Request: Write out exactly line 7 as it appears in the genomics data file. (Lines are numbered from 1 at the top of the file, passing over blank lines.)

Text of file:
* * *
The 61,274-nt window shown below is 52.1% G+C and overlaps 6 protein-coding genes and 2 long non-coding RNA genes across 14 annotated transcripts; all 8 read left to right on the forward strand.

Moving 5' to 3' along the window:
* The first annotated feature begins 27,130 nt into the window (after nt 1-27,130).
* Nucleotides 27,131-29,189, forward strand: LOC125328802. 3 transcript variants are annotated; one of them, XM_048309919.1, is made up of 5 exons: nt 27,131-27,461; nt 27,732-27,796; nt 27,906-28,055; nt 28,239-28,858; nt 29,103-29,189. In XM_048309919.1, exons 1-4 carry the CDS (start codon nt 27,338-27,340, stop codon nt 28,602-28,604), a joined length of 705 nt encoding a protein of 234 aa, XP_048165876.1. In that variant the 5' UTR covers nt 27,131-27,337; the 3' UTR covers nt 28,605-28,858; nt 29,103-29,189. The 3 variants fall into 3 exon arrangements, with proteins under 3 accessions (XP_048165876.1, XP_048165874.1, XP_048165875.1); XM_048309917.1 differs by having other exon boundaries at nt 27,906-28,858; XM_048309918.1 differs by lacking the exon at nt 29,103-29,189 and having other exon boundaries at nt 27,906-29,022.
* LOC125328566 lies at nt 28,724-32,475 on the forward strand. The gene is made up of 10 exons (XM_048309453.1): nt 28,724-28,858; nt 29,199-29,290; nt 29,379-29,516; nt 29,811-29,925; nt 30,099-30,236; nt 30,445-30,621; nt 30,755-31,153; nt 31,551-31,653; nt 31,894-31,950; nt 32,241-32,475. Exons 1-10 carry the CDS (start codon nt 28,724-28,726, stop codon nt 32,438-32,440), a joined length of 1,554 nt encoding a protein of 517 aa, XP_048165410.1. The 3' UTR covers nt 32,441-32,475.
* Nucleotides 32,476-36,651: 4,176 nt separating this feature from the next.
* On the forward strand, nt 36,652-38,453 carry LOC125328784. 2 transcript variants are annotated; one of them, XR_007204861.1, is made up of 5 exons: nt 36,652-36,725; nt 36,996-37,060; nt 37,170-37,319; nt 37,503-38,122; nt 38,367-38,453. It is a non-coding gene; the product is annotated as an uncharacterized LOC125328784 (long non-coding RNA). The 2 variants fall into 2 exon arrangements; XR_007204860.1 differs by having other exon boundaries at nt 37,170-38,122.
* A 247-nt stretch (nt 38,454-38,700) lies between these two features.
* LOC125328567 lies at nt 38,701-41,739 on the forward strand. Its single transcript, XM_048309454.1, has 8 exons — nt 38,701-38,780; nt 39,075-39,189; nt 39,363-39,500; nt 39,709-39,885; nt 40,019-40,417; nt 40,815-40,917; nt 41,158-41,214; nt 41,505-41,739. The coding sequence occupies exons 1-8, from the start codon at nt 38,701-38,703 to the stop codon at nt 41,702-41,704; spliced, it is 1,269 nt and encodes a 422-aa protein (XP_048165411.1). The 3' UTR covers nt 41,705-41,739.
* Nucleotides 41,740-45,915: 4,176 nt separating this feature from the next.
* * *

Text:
* On the forward strand, nt 36,652-38,453 carry LOC125328784. 2 transcript variants are annotated; one of them, XR_007204861.1, is made up of 5 exons: nt 36,652-36,725; nt 36,996-37,060; nt 37,170-37,319; nt 37,503-38,122; nt 38,367-38,453. It is a non-coding gene; the product is annotated as an uncharacterized LOC125328784 (long non-coding RNA). The 2 variants fall into 2 exon arrangements; XR_007204860.1 differs by having other exon boundaries at nt 37,170-38,122.